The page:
In an homage to the TV series THE PRISONER, Iolaus declares his 'is not a numeral' but 'a free man!'.
 STRANGE WORLD (64/405) is so full of intricate twists and subtle humor that the episode cannot be fully appreciated without two or three viewings. Not a detail is overlooked. The directing, editing, and even the music and sound effects all mesh perfectly.
 The viewer experiences the parallel world through the eyes of Iolaus. The stellar directing by Michael Levine enables one to identify with Iolaus, to feel his shock and confusion at having stumbled into this bizarre universe. At every turn, familiar things turn out to be the exact opposite of what he expects. Iolaus can depend on nothing. He can barely comprehend Hercules as a tyrant, and he certainly cannot convince the imprisoned rebels that their Sovereign is a good-hearted hero in another world. He expects Aphrodite and Xena to help him and is genuinely flabbergasted to see their incarnations in this universe. Iolaus is dumbfounded by the appearance of Ares as the god of love, and even more amazed by Joxer as a hardened, fast-thinking rebel. The peace-loving Gabrielle is here the dispassionate executioner.
 Iolaus becomes the viewer's "tour guide" of the alternate world, but the viewer has the advantage of being able to laugh at his astonishment, and to admire his resourcefulness in negotiating the alien environment. The viewer also has an appreciation of Jester Iolaus, who is equally dumbfounded by his sudden arrival in a world so utterly unlike his own, although filled with seemingly the same people. He keeps expecting Hercules to punish him, he is rendered speechless by the scantily-clad Aphrodite, and his first comment upon viewing Ares is "what's with the basic black?" Jester Iolaus becomes the source through which Hercules learns about the parallel world, and this information enables him to find a way to get the twin Iolauses back to their respective homes.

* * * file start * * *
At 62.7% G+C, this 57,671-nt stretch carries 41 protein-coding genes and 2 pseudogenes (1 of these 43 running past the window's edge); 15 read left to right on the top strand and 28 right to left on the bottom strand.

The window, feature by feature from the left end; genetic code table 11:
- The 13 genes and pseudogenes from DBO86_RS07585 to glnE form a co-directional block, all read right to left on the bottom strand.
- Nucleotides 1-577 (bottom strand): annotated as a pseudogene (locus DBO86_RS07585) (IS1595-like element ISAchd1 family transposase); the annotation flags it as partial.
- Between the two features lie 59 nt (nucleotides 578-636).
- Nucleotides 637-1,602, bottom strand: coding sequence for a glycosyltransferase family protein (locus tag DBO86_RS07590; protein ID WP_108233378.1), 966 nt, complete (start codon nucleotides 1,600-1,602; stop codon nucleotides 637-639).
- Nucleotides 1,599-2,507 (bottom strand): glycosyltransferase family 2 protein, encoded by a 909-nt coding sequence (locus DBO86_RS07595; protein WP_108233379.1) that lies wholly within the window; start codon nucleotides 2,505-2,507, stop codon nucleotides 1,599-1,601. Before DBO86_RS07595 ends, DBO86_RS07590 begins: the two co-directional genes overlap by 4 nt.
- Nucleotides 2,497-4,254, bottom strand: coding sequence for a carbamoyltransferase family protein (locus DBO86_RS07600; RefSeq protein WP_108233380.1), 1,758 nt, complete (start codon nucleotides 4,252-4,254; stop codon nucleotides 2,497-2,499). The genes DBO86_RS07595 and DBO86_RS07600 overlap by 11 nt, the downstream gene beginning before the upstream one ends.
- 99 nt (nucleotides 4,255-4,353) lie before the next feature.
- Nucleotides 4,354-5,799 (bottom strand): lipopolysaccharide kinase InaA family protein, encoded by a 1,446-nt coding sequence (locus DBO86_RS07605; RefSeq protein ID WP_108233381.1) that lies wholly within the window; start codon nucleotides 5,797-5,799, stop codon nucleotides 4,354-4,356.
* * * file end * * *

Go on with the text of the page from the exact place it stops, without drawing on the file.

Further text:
This episode introduced a number of factors which would play important roles later in ARMAGEDDON NOW (H72,73/413,414) including: the Hind's blood that Xena procures in the alternate world and the no-man's land between the two worlds where Hercules traps the Sovereign. Further, the viewer can happily imagine future episodes dealing with the alternate world. The possibilities presented by the parallel universe are almost without number.
 Mention should be made of the splendid performances by the entire cast. Kevin Sorbo clearly revels in the opportunity to be the villain for once, and he plays the Sovereign with an over-the-top flamboyance that contrasts wonderfully with his down-to-earth portrayal of Hercules. Michael Hurst, always a pleasure to watch, is outstanding in his dual role of a man suddenly adrift in an unknown land. But the real scene-stealer is Kevin Smith, whose skillful rendition of the effeminate, white-clad god of love provides such a wonderful antithesis to the bristling machismo of the war god.
Table of Contents